The literateur greeted the taxi-load of (pseudo)-secularists with surprise. Clad in a long brown Kashmiri pharen, he looked the picture of firm resolve. None of our fervent appeals appeared to move him. Do you know how much trouble it has been to get this telecast, he asked us. What a great waste it will all have been if the government uses a fracas in your college as a pretext to cancel it. Quite true, we responded, but there will not be a fracas. How can you be sure? asked his wife, we have heard that Ramjas is a garh of the Hinduttva brigade. No no, we assured them - it used to be, but no longer is - we have fought them to a standstill. The hall is full, Bhishamji, the entire college, the university, is waiting for you. Please don't desert us now! And so it went on, for several minutes. The great man would not budge. The young comrade waxed eloquent about the hordes of students who would die rather than allow a hair of the writer to be touched. Purushottam announced dramatically that he had never done this before, but was going to fall at Bhishamji's feet to implore him to attend. Before he actually did this, we appealed directly to Mrs Sahni, assuring her that there was no question of any physical danger to her husband. This was a moment of truth - we were desperate and the lady must have sensed our desperation. None of those present had any personal axe to grind, all of us were there only on account of a deeply felt political - and indeed sentimental - attachment to something much larger than any selfish interest. Mrs Sahni must have discerned our sincerity and understood the confluence between our ideals and those which had inspired Bhishamji to write Tamas in the first place. Her face softened and appeared to relent. Suddenly the stalemate ended as, in a moving gesture, she announced that she would advise him to go provided she could accompany us. Perhaps she was still apprehensive about his safety - who knows what the guardians of the law had told him? Perhaps she was simply trying to ensure that whatever the danger he might face, she would be there to share it with him. If courage indeed be defined as grace under pressure, Mrs Sahni demonstrated a fierce courage that morning, as with that one gesture, she incorporated us into her family, and informed us, not verbally, but by physical presence that henceforth we were responsible for whatever happened. Breathing sighs of relief, we bundled the couple into the taxi and made off as fast as the driver could manage.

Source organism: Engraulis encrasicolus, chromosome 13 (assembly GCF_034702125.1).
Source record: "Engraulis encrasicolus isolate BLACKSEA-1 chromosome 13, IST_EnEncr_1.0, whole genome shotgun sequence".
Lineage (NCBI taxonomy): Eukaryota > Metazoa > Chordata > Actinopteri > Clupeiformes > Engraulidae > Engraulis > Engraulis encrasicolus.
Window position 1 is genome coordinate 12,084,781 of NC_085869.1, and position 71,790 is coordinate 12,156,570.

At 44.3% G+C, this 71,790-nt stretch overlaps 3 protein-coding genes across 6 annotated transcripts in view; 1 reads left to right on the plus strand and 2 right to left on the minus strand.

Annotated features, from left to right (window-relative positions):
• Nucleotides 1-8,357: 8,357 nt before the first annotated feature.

The writer's anxious moments had not ended - in fact he was still not sure that he was not walking into a minefield. As we turned the last corner and approached the gate, we heard loud shouts of hai hai, hosh mein aao and murdabad emanating from the vicinity of the college office, which was located at one end of the building. Sahniji assumed, understandably, that the hostile slogans were directed at him. He turned on us. "See! they are shouting at us! There is bound to be trouble!". For a split-second I too, imagined an angry demonstration set up by disgruntled shakha-mrigs. Veteran Ramjas-ites are familiar with the feeling of deep dismay which overcomes the individual who is part of an ongoing struggle when he or she has to face yet another confrontation with its barely-suppressed violent undertones. In that passing instant I think all of us realised the magnitude of what we had undertaken. Bhisham Sahni had become a household name in the country. Despite our admiration for him, we were in no doubt that there were many among his detractors who would have been happy to see him beaten up and publicly humiliated. The slogans stirred us out of the euphoria and relief we had experienced upon actually getting the couple into the taxi. We woke up, but felt relieved yet again when we realised that the slogans were part of a normal run-of-the-mill Ramjas College anti-principal demonstration. This one was being staged by hostel students angry about mess bills and the like. It was all quite ordinary and we said as much, but for a few seconds our guests were convinced that nothing short of physical dismemberment awaited them.